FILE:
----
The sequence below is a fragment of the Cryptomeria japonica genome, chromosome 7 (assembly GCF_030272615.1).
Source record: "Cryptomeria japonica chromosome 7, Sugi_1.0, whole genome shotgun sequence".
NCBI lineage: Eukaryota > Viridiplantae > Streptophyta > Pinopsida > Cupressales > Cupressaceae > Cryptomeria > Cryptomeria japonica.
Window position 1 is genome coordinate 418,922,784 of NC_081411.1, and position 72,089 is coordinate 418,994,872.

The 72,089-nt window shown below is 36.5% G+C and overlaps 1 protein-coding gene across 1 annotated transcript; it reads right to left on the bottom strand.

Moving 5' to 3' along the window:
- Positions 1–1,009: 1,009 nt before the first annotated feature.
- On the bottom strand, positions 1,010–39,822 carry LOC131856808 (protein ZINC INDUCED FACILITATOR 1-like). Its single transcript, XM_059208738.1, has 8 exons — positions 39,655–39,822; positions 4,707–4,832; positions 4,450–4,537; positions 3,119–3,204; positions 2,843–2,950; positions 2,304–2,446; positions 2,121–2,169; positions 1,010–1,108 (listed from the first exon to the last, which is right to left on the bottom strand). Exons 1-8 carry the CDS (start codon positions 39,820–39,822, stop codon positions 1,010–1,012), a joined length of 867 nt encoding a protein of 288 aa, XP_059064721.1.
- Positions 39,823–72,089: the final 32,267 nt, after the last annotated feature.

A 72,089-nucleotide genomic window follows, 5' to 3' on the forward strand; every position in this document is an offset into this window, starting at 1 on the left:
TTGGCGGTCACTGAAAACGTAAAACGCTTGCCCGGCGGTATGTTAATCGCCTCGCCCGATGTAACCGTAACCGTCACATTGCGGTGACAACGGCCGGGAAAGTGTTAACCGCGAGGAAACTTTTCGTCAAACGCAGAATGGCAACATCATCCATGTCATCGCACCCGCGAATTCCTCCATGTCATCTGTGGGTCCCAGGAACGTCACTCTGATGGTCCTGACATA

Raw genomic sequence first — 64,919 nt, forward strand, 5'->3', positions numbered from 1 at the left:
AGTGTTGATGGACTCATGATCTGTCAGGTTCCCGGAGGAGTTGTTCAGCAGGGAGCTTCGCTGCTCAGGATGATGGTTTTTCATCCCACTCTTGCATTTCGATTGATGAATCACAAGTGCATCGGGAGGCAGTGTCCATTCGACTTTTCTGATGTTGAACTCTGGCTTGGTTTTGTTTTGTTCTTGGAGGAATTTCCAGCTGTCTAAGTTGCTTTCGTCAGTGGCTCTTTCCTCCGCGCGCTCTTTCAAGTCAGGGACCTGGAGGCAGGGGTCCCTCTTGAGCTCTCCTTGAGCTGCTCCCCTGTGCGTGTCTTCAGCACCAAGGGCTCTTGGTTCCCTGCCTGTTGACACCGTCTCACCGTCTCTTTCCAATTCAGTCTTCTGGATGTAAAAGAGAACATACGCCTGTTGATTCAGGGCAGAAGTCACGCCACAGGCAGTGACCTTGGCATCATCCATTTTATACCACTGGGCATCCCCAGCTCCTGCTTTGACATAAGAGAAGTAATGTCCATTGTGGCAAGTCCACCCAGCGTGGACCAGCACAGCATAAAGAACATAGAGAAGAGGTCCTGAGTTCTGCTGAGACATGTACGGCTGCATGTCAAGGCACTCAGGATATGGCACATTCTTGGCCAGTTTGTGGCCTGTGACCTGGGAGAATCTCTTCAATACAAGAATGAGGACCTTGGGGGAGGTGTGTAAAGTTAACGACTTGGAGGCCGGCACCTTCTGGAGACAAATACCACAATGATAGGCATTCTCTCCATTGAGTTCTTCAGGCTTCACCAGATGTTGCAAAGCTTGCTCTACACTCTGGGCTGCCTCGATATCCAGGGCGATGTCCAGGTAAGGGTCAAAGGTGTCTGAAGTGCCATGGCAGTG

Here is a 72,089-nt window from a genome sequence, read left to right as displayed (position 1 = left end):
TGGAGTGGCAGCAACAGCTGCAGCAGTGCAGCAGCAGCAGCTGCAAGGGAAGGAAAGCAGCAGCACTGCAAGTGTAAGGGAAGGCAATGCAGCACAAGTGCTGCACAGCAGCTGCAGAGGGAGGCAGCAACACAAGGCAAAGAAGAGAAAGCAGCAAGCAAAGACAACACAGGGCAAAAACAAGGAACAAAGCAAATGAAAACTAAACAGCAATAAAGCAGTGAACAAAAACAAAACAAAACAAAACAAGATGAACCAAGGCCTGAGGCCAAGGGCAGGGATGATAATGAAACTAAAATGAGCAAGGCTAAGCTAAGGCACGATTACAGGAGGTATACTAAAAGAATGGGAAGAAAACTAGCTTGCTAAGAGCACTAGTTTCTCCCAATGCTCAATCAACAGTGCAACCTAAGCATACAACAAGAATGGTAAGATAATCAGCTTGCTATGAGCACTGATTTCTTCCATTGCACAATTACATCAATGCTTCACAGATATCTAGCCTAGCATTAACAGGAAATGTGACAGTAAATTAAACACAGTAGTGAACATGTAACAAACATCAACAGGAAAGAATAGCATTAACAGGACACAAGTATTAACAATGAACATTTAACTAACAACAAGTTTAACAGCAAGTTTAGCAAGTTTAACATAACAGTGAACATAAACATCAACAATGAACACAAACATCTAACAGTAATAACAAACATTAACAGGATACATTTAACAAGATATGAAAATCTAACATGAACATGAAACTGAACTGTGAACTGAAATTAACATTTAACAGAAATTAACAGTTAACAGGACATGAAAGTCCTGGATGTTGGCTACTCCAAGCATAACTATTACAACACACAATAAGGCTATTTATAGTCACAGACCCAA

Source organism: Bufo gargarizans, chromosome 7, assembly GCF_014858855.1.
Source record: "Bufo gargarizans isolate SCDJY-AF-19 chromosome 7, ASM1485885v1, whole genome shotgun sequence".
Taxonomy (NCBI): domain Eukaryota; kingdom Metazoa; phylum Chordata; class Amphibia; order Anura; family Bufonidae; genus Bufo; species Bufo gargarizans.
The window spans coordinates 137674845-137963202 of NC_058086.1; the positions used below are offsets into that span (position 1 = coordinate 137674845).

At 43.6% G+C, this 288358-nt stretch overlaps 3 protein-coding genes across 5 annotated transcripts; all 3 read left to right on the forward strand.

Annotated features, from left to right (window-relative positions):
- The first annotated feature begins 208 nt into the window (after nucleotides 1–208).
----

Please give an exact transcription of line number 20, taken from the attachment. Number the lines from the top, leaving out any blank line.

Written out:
At 43.6% G+C, this 288358-nt stretch overlaps 3 protein-coding genes across 5 annotated transcripts; all 3 read left to right on the forward strand.